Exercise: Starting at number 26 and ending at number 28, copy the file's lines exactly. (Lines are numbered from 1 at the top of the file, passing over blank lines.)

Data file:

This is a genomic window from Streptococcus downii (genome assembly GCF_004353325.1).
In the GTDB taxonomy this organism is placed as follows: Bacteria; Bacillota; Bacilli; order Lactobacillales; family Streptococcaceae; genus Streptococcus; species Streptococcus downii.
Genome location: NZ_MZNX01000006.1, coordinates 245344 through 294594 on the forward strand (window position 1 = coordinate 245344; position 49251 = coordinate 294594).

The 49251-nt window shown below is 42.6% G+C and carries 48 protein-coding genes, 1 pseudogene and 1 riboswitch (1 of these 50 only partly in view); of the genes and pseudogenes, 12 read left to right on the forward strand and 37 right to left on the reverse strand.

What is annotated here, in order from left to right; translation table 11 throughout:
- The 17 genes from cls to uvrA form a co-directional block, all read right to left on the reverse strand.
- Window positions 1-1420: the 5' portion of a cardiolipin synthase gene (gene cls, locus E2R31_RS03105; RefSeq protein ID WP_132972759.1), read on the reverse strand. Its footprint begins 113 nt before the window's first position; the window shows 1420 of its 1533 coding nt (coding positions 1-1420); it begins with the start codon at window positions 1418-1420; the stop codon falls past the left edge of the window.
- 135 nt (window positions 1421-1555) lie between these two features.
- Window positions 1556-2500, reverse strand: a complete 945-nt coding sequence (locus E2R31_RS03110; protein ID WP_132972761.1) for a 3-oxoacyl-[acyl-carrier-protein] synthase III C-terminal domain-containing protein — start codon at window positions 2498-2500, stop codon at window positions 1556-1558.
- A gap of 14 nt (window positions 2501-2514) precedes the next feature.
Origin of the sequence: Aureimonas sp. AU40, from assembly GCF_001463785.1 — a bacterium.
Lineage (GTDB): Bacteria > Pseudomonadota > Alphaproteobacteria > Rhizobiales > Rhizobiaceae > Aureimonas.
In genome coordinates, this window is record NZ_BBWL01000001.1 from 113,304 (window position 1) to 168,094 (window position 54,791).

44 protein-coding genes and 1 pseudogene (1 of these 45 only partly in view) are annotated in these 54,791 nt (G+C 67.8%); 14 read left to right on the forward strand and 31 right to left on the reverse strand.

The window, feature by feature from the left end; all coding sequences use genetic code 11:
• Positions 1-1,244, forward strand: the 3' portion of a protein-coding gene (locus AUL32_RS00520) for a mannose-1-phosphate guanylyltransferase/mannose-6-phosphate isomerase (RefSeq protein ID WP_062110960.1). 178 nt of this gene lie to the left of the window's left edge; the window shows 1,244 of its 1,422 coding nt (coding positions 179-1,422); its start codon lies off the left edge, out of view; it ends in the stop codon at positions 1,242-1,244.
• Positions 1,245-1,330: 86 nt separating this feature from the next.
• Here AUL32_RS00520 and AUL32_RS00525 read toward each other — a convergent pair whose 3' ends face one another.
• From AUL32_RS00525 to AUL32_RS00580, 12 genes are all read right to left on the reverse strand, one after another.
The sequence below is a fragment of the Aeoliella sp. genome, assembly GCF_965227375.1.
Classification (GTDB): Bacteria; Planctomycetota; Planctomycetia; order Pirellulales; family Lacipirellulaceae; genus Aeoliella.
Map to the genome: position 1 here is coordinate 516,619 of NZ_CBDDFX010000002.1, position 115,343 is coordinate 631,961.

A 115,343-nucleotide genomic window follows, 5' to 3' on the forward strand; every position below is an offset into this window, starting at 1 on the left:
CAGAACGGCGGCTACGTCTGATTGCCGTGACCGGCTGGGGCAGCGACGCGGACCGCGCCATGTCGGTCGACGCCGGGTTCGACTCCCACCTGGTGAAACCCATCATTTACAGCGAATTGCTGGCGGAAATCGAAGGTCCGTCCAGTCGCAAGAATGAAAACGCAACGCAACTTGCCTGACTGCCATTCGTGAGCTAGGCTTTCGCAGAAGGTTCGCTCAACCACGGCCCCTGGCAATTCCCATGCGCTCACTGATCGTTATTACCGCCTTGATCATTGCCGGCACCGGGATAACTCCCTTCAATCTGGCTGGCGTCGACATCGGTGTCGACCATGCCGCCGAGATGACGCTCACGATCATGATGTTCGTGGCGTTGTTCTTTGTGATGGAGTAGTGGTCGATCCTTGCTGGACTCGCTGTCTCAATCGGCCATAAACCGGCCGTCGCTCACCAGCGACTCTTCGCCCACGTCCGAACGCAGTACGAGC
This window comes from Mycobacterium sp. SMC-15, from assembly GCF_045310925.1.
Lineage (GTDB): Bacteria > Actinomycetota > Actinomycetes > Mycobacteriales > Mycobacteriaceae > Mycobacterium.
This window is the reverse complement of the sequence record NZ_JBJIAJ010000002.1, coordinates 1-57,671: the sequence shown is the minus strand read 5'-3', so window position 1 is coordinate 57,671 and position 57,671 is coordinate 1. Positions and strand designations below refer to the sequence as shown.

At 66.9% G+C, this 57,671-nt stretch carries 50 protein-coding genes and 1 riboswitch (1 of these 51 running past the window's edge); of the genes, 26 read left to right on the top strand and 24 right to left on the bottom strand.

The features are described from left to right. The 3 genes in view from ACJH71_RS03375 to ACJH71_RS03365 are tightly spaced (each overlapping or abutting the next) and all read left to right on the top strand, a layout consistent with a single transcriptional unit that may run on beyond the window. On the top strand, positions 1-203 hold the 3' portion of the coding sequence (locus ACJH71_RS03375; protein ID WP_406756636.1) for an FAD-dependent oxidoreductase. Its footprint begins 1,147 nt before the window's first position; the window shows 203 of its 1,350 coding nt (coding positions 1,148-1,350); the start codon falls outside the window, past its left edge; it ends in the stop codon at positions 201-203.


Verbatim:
Lineage (GTDB): Bacteria > Actinomycetota > Actinomycetes > Mycobacteriales > Mycobacteriaceae > Mycobacterium.
This window is the reverse complement of the sequence record NZ_JBJIAJ010000002.1, coordinates 1-57,671: the sequence shown is the minus strand read 5'-3', so window position 1 is coordinate 57,671 and position 57,671 is coordinate 1. Positions and strand designations below refer to the sequence as shown.

At 66.9% G+C, this 57,671-nt stretch carries 50 protein-coding genes and 1 riboswitch (1 of these 51 running past the window's edge); of the genes, 26 read left to right on the top strand and 24 right to left on the bottom strand.